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June 3, 2005

“Deep Throat” Times

Roy Meachum

Everybody’s played the game: Where were you when….? For years it was about Franklin D. Roosevelt’s death, man’s first step on the moon and, of course, the Kennedy assassination. I’ve never been asked the question about Richard Nixon’s farewell to Washington. But I remember.

Appropriately, I was spending that quiet August day reading Bob Woodward and Carl Bernstein’s book that became the film “All the President’s Men.” I lived at the time in the Fairfax Hotel, owned by Tennessee Gores, but of the Republican branch. Daughter Louise Gore made a failing run for Annapolis’ top job; along the way she beat another wannabe GOP governor, Larry Hogan.

A few years later, Larry and wife Ilona moved their growing brood to Frederick, about the same time I came up from Bethesda. He and I had never met, but we became more than simply friends as the result of working temporarily together at the National Emergency Training Center. We’ve remained fairly close for over 20 years.

Maryland’s Rep. Lawrence Hogan had earned my admiration for standing on his feet to become the first GOP member of Congress to call for Mr. Nixon to step down. His political courage may have cost him the State House. Certainly there was a considerable slice of the Republican Party that thought he had sold out. Given his staunch notion of duty and ethics, I now know, the former FBI agent had little choice.

Larry wrote an Email Tuesday, telling me that Mark Felt had revealed himself as Mr. Woodward’s “Deep Throat,” the nearly mystical character that confirmed The Washington Post’s reporting on Watergate and its aftermath. My friend has also shared nearly unanimously negative reactions to Mr. Felt’s public confession. I understand.

The gist of the objections seems to center on the duplicity displayed by the bureau’s second-in-command in using material developed in investigations to collaborate with the press. At the least, it is being said, he should have resigned because he found the Nixon White House’s tactics totally unacceptable to his professional standards.

On the other hand, it can be argued, at considerable risk to his future, Mr. Felt needed to stay on if the country were to be saved from a regime intent on the ruthless use of power for partisan and personal gain.

In the event, as has been pointed out, while The Post reporters’ Pulitzer Prize-winning stories created a public will that justice must prevail, the direct cause of Mr. Nixon’s fall was the “secret” audio tapes that recorded White House conversations.

The point can be made: If the president and all his men were really so ruthless, then surely they would have destroyed the tapes. A counterpoint points out that they simply never thought they would be caught or the recordings subpoenaed by the joint congressional investigative committee, as they were.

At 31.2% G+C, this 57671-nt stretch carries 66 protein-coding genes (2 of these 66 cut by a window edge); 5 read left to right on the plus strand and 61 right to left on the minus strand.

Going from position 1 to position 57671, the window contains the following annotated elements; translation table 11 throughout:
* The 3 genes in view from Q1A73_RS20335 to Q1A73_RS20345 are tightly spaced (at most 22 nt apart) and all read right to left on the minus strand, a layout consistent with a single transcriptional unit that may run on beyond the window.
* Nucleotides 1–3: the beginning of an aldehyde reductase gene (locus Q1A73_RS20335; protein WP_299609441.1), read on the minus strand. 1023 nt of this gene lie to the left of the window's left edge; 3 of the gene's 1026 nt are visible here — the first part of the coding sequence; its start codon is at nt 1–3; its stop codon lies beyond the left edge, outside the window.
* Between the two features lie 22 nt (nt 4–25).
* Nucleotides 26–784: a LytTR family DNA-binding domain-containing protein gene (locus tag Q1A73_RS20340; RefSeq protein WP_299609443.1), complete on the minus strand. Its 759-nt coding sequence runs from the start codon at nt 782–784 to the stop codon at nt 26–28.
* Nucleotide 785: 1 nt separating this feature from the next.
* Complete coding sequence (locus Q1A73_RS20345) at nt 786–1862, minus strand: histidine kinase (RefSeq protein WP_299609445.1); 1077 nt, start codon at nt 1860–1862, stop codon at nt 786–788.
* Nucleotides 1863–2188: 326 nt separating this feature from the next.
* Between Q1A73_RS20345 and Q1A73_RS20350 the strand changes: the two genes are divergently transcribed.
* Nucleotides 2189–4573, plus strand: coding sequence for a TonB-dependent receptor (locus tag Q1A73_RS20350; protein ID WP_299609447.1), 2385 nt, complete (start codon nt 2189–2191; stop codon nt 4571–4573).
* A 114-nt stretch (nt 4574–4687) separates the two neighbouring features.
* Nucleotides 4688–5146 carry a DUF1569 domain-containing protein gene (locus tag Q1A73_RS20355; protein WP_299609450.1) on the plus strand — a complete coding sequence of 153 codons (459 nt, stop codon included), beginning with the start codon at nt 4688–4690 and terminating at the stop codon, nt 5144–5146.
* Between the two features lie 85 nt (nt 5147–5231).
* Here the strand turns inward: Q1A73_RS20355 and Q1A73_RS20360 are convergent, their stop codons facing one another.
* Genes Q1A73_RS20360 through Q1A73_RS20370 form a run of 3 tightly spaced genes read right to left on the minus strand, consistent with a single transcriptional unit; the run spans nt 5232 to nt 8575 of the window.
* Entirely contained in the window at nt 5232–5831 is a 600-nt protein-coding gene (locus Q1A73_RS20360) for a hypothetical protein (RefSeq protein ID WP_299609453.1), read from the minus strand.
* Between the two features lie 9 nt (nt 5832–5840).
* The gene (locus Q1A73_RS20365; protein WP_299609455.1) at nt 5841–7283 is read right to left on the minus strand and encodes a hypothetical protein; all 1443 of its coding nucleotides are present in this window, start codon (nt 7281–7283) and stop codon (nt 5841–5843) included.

Hubris was the word in ancient Greece for the form of self-destructive behavior. It’s a bitter fit than “mad” in the proverb “Whom the Gods would destroy, they first make mad.” Those two years between the bungled burglary of the Democratic Watergate headquarters and Richard Nixon’s tearful farewell, the Washington atmosphere was heavily laden with madness, especially in my hotel.

The Fairfax’s Jockey Room hosted most of the notable players in the unreeling tragedy, especially Attorney General John Mitchell, who wound up with Louise’s sister, after his time in jail. The adjoining bar provided a comfortable atmosphere for folks like Washington Post Editor Ben Bradlee and lesser Republican fry like the man who befriended me; he was eventually prosecuted for questionable fundraising out of a townhouse that gave his case its name.

If you’re wondering what I was doing in such company, I should explain Grady Gore was in the process of selling his hotel. Under the circumstances, he was offering “theatrical rates,” so called because bargain prices were set to accommodate actor’s pockets, rarely overflowing with coin. Since I was working in television in those days, I seemed to qualify. Actually, across the hall lived a mysterious Greek gentleman, a journalist said to be on the lam from the military junta that ran his country. No show biz there.

Whereas Larry Hogan was close to the center of the Watergate maelstrom, I was way out on the edge; I didn’t return to covering politics until the year after Richard Nixon decamped for California. At my distance, curiosity was muted about who really played Deep Throat for The Post reporters; I idly assumed it was probably Henry Kissinger. The secretary of state came with the requisite attributes: he was ambitious, manipulative and highly addicted to the media, as I found on a couple of occasions.

In light of the rhubarb kicked up by Mark Felt coming forth, it is interesting to speculate what would have been said if Mr. Kissinger had indeed been the secret source. Some 30 years later, frankly, I find most of the Deep Throat stories on the watery side, making journalistic soup with potato peel scraps.

But I envy Larry Hogan and his colleagues for the passion of their reaction. And I must admit, a considerable spurt in population has occurred since the days when North Carolina Sen. Sam Ervin was the nation’s unlikely golden hope; he chaired the investigation, which might have turned out differently if the Democrats had not controlled the Hill.

But that kind of thinking can only set off other trains of thought and that’s quite enough for now.

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